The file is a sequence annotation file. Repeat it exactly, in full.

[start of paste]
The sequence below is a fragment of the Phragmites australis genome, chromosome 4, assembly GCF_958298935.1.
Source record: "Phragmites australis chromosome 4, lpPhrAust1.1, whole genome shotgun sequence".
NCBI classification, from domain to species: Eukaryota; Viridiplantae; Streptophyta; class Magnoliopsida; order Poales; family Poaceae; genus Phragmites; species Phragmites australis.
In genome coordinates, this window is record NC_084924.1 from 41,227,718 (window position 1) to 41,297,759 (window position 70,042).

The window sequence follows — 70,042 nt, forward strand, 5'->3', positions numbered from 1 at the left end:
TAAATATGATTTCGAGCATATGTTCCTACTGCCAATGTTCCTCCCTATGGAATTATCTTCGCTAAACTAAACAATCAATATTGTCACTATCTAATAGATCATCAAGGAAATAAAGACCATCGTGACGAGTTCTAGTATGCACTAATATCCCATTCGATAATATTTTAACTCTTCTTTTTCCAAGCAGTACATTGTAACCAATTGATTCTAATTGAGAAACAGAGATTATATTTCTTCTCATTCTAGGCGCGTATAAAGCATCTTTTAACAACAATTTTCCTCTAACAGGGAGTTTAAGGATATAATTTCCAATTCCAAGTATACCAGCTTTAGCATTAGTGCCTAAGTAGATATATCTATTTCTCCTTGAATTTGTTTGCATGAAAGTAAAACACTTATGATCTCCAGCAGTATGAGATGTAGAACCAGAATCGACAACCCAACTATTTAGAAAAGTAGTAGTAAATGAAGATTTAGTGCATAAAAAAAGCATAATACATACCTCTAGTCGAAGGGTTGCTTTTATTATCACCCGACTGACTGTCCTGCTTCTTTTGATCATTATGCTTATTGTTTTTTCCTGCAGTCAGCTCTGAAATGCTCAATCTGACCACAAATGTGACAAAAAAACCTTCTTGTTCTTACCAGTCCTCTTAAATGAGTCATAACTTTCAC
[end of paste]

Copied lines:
The sequence below is a fragment of the Phragmites australis genome, chromosome 4, assembly GCF_958298935.1.
Source record: "Phragmites australis chromosome 4, lpPhrAust1.1, whole genome shotgun sequence".
NCBI classification, from domain to species: Eukaryota; Viridiplantae; Streptophyta; class Magnoliopsida; order Poales; family Poaceae; genus Phragmites; species Phragmites australis.
In genome coordinates, this window is record NC_084924.1 from 41,227,718 (window position 1) to 41,297,759 (window position 70,042).

The window sequence follows — 70,042 nt, forward strand, 5'->3', positions numbered from 1 at the left end:
TAAATATGATTTCGAGCATATGTTCCTACTGCCAATGTTCCTCCCTATGGAATTATCTTCGCTAAACTAAACAATCAATATTGTCACTATCTAATAGATCATCAAGGAAATAAAGACCATCGTGACGAGTTCTAGTATGCACTAATATCCCATTCGATAATATTTTAACTCTTCTTTTTCCAAGCAGTACATTGTAACCAATTGATTCTAATTGAGAAACAGAGATTATATTTCTTCTCATTCTAGGCGCGTATAAAGCATCTTTTAACAACAATTTTCCTCTAACAGGGAGTTTAAGGATATAATTTCCAATTCCAAGTATACCAGCTTTAGCATTAGTGCCTAAGTAGATATATCTATTTCTCCTTGAATTTGTTTGCATGAAAGTAAAACACTTATGATCTCCAGCAGTATGAGATGTAGAACCAGAATCGACAACCCAACTATTTAGAAAAGTAGTAGTAAATGAAGATTTAGTGCATAAAAAAAGCATAATACATACCTCTAGTCGAAGGGTTGCTTTTATTATCACCCGACTGACTGTCCTGCTTCTTTTGATCATTATGCTTATTGTTTTTTCCTGCAGTCAGCTCTGAAATGCTCAATCTGACCACAAATGTGACAAAAAAACCTTCTTGTTCTTACCAGTCCTCTTAAATGAGTCATAACTTTCAC